Its certainly not a change your gun location, but a be well aware of the locatin and what can happen, anywhere.

The little gent who taught me the technique nearly 20 years ago was close to his century mark then. He had been a ‘killing deputy’ in Texas in the bad old days.

He was a little man, 5’8″ and maybe 160lbs soaking wet.
He carried an old Colt New Service pistol he kept loaded with ammo from the same box for his entire career.
He also carried a beavertail sap. When he found out I wanted to get into LE work he sized me up, then told a PD Captain present to go buy him a bottle and me a sap. When the Captain stood there smiling, the little gent just said “Now”. And the Captain was gone, he returned quickly with the requested items. He showed me how to drink and how to operate that sap. Still have it.

He made a career of using a sap and that Colt to rehabilitate criminals. The funny part, that Colt was loaded his entire career with factory dummy rounds. Nickle plated they looked just like real ammo, just a dummy primer and no powder.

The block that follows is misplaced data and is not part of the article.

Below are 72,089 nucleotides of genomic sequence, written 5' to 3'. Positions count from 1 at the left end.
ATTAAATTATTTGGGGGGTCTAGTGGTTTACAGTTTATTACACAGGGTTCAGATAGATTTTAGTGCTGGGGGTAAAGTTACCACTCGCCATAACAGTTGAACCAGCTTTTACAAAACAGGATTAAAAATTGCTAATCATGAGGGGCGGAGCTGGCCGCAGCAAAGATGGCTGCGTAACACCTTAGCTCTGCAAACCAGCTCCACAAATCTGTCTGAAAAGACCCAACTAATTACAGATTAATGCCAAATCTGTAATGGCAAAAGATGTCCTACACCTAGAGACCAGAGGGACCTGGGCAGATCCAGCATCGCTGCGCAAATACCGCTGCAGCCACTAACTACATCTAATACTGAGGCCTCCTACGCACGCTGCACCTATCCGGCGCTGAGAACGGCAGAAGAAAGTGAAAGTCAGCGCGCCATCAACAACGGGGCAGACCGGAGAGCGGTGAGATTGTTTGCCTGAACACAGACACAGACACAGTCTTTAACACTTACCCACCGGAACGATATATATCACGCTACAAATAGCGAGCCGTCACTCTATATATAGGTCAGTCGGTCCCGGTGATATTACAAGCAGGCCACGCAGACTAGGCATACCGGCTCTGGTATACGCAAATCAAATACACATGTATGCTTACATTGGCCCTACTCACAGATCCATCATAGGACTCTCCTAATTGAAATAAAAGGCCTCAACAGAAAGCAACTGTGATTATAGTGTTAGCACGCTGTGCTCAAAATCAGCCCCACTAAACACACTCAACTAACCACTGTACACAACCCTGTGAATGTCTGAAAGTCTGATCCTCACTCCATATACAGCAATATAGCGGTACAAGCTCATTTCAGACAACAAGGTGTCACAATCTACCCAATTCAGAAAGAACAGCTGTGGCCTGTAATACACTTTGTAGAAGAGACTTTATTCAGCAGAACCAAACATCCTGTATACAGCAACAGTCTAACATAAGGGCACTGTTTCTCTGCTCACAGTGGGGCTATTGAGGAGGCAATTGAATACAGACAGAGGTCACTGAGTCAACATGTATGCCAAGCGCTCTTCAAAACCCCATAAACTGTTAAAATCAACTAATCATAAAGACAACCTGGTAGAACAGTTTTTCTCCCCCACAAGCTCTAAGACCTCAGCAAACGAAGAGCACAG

He then showed me a half box of the same ammo with dented primers, seems every one had been fired at him.

Being a little guy, big guys would like to prove how tough they were and take his gun, then try to shoot him.

Meanwhile from under the vest he always wore, a “Fitz” Special .45 ACP Colt would come out of the shoulder holster and make some really loud noises. Criminal rehabilitated.

He knew he was in a bad place, bar fights on his own, etc. But he had the ability to think ahead and act accordingly. He was also fast as a snake and twice as mean when he needed to be.

The practical upshot of all this is one can make good with almost any rig, provided a little planning and forethought happens before. And a lot of practice.

And no I wil not mention his name or departments, he may be dead and gone, but some people have long memories and his family is still around.